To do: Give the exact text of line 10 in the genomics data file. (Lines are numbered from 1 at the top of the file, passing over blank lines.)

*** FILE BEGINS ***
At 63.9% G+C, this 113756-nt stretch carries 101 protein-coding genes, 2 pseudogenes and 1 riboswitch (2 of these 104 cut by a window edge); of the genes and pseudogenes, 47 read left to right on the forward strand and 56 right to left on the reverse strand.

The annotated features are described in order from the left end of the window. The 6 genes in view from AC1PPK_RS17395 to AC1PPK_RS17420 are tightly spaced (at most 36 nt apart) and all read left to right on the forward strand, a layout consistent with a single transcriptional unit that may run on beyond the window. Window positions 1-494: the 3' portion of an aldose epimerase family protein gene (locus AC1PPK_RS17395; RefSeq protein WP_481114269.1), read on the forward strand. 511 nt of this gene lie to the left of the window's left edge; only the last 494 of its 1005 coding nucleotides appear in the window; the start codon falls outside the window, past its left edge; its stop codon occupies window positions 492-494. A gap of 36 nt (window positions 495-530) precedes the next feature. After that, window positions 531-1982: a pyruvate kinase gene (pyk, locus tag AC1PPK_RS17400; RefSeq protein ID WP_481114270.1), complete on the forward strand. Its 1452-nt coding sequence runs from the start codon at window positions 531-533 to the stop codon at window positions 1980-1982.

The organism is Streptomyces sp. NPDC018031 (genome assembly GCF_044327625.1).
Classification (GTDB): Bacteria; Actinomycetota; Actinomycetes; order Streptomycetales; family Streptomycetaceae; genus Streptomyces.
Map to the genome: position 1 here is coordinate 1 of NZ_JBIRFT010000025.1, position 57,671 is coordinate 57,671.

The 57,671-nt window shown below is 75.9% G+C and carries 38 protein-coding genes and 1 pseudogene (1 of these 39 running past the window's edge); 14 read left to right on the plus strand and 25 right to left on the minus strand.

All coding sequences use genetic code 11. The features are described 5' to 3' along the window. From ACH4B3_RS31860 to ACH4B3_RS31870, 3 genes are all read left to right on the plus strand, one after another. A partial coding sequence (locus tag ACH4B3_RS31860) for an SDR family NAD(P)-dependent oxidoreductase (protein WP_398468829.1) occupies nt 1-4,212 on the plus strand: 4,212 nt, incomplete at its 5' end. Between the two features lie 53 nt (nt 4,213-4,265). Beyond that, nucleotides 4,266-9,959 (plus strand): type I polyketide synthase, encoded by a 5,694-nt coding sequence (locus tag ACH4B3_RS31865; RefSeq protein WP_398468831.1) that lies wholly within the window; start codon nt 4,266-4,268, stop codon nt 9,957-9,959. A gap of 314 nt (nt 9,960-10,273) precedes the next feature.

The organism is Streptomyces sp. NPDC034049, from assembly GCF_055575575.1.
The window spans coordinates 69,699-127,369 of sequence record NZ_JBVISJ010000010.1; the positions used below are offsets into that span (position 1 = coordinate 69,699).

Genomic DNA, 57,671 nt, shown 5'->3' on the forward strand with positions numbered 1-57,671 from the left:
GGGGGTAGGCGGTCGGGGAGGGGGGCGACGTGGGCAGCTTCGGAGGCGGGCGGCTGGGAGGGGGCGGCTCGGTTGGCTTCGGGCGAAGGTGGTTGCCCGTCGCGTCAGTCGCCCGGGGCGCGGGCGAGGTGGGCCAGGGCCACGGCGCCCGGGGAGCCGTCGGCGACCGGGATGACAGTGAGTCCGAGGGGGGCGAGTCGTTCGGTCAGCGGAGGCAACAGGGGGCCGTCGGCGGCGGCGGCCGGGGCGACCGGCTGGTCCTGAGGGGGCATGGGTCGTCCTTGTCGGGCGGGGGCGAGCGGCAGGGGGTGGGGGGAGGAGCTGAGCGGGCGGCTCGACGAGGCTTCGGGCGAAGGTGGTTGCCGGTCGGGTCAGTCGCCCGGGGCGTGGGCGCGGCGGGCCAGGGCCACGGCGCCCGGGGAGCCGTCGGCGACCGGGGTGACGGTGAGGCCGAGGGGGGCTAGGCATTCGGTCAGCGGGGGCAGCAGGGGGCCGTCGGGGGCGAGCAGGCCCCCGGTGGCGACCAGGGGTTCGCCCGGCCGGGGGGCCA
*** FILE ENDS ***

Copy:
Genomic DNA, 57,671 nt, shown 5'->3' on the forward strand with positions numbered 1-57,671 from the left: